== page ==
In our documentaries, we explain our living quarters, how it is to cook on Mars, how we sleep, how we manage our water systems, the engineering and scientific capabilities that we have here like 3D printing, plant growth, rovers, astrobiology and so on. We hope this helps to spread the word even broader than before.
4. 3D Printing Technology Demonstration:
Here at MDRS, we have the capability of using 3D printing. We received a brand new 3D printer, property of the Mars Society, and we got the chance to install and test it. This technology has been very important in the last few years, as it allows us to create tools and elements by just having a software model of them. This technology has been tested onboard of the International Space Station, and there is no problem with modified versions of these machines working in zero gravity. This is a milestone for Mars missions, as it will be very useful to bring a 3D printer with us on Mars to print tools, replacement parts and maybe even one day structural components for future habitats as well as food.
During our stay, we 3D printed a ratchet wrench, the same that has been tested onboard of the ISS. We also tried with a small spaceship and worked on calibrating and understanding the printing system. If we go to Mars and something breaks, or we run out of spares, we can just make use of this technology and continue with our mission, instead of waiting for a re-supply or delaying experiment progress. Something like Star Trek technology! We think this is really cool.
5. Project Stardust
This collaborative meteorological investigation of micrometeorite samples collected from field sites all over the world now includes samples taken from MDRS. We collected field samples from loose topsoil (<0.5 in) from hilltops surrounding the habitat, filtered, separated and imaged potential micrometeorites other spherules ranging in size from 50 µm to 2 mm, both extraterrestrial (iron ore-containing), terrestrial and anthropogenic that have fallen through the atmosphere and landed on Earth’s surface. Soil samples in a range of particle sizes were bagged and labeled for submission to the principal investigator for further analysis by scanning electron microscope, which we do not have access to here.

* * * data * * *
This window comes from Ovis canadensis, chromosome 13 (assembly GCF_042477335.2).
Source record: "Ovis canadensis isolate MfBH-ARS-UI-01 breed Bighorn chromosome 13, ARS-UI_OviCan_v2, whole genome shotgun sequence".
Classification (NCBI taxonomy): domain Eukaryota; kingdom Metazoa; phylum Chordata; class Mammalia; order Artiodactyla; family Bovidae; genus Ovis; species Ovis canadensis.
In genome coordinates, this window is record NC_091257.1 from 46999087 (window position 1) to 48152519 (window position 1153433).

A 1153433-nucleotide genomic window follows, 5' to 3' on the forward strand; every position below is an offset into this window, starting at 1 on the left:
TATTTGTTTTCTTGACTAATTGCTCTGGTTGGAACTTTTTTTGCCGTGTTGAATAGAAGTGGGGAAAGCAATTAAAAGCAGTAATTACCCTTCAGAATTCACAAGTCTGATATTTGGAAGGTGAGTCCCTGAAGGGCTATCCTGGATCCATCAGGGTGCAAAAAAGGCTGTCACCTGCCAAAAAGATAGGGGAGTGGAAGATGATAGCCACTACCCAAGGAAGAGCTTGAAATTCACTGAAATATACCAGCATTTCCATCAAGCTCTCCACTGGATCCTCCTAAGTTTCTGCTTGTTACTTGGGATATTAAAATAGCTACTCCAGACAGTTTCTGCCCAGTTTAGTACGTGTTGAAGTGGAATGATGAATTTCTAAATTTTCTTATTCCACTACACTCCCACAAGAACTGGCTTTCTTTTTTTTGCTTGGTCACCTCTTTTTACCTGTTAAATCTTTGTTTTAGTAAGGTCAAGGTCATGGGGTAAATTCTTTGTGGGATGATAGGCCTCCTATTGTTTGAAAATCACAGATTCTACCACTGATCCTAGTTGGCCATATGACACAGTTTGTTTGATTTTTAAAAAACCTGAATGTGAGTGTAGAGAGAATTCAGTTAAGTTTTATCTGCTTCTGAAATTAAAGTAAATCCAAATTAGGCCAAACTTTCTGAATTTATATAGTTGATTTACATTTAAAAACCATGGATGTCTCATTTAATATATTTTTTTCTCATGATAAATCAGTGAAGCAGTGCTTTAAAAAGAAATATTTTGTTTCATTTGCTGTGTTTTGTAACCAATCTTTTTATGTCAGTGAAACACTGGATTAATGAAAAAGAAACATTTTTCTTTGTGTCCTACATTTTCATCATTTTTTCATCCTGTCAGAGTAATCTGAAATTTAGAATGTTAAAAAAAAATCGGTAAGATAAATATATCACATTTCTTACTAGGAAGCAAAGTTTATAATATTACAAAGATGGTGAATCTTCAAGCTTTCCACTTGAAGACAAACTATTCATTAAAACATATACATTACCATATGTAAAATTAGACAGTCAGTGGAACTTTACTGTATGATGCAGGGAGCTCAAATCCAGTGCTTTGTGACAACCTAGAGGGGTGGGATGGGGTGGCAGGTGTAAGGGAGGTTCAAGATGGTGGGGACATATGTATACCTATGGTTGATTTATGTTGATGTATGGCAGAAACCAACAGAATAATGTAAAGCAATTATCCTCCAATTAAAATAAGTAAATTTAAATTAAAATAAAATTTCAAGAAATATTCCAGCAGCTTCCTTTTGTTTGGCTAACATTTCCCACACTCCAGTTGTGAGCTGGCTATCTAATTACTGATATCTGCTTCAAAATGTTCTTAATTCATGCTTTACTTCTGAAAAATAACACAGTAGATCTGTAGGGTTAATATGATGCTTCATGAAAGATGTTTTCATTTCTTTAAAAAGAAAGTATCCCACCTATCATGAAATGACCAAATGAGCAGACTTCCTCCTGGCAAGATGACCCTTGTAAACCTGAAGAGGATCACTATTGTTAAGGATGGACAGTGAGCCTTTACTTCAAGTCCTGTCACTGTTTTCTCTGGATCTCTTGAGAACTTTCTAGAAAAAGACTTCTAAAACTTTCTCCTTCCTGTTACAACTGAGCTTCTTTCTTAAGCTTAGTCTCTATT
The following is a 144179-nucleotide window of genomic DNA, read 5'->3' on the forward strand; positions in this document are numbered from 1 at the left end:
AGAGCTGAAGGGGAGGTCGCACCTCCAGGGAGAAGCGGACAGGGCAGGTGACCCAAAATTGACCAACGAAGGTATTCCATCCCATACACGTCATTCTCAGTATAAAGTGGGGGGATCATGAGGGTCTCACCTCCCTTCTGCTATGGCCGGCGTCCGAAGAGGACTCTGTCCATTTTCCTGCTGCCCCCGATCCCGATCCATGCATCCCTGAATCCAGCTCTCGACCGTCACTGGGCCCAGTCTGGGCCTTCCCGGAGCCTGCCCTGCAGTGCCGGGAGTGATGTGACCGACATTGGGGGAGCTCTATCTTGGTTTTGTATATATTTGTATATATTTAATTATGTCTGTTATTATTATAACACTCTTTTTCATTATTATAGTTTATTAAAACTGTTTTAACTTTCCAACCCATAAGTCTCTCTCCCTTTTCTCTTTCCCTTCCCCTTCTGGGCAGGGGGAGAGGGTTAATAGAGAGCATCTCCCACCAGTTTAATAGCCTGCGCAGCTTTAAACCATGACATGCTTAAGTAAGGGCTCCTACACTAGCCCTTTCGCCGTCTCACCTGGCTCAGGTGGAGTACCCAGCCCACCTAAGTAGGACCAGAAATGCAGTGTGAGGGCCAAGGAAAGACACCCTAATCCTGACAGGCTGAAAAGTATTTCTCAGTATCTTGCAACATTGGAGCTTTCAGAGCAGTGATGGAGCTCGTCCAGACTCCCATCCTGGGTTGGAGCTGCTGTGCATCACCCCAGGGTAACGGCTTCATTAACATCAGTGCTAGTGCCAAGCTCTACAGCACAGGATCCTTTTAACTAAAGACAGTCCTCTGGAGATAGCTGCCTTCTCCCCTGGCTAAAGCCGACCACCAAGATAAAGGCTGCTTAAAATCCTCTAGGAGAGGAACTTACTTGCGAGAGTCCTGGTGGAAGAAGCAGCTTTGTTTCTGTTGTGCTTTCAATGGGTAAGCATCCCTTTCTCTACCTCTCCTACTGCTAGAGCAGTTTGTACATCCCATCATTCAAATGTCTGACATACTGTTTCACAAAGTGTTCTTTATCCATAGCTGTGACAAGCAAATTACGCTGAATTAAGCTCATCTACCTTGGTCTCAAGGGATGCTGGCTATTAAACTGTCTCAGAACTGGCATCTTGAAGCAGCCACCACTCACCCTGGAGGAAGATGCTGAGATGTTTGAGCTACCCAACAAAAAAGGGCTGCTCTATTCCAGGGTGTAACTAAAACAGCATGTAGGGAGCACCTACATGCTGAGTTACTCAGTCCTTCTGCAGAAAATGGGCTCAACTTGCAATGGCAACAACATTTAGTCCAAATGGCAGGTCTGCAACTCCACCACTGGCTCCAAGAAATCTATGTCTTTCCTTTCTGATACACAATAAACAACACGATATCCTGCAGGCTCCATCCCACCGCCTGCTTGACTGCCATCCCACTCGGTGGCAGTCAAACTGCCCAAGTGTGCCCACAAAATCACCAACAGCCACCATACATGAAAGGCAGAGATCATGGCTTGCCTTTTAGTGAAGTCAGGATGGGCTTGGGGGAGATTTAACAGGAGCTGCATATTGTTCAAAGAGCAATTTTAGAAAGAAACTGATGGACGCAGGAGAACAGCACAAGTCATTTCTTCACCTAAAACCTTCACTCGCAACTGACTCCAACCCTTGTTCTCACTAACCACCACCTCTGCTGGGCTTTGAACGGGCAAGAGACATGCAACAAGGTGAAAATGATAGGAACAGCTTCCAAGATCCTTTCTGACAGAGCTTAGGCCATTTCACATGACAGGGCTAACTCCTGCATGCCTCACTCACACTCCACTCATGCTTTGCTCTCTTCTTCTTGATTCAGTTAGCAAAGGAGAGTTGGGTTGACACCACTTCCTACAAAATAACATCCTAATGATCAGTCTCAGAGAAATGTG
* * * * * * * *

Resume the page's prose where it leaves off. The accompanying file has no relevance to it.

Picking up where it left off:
We are very excited to bring this project to MDRS because micrometeoroids contribute to the composition of regolith (planetary/lunar soil) on other bodies in the Solar System, not just Earth. Mars has an estimated annual micrometeoroid influx of between 2,700 and 59,000 t/yr. This contributes about 1 m of micrometeoritic content to the depth of the Martian regolith each billion years. These types of analyses on Earth help us understand how the solar system was formed as we venture out to explore it.
6. In-situ testing of VEGGIE prototype plant growth hardware: Orbital Aquifer System for Veggie (OASYS) and Active Veggie Watering System
We propose to bring a GreenHab experiment that tested two new prototype vegetation systems, invented by NASA KSC scientists, for watering plants in reduced gravity environments. Tokyo cabbage is an ideal vegetable for this demonstration as it is quick to grow and easy to germinate from seeds. We were limited in temperature, humidity and light control within the temporary growth facility, since the new GreenHab is not yet finished. The OASYS system proved the effective germination and 1cm growth of 8 seedlings from 4 of the 6 plant pillows. The Active Watering System demonstrated effective germination and 3.0+ cm growth of 15 seedlings from 6 of the 6 plant boxes. Photos and data were sent to the principal investigators who rated this to be a positive test of the hardware.
In conclusion, we consider our mission to be a success. What brings this team together is our common dream of space exploration. After spending one year abroad in Strasbourg, France, our crew understands the importance of defining roles within a team and have learned to cope with high-stress situations in small living spaces. Completing a mission together at MDRS has challenged us to improve our professional communication while expanding our friendships.
We would like to extend our gratitude to the MDRS Mission Support Team who have supported our crew every evening during the Comms window. Special thanks goes to Shannon Rupert, DG Luskow, Randy Dunning, Peter Detterline, Judd Reed, Nick Orenstein, Ken Sullivan, Jean Hunter, Sheryl Bishop, Anushree Srivastava, Darrel Robertson, Miguel Cooper, Bernard Dubb, Michael Stoltz, Paul Bakken, Chris Welch, Volker Damann, Geraldine Moser, Paivi Mcintosh, Joshua Nelson, the ISU 2016 Master’s Class, Dr. Robert Zubrin and the Mars Society, The Musk Foundation and MDRS Crew 147.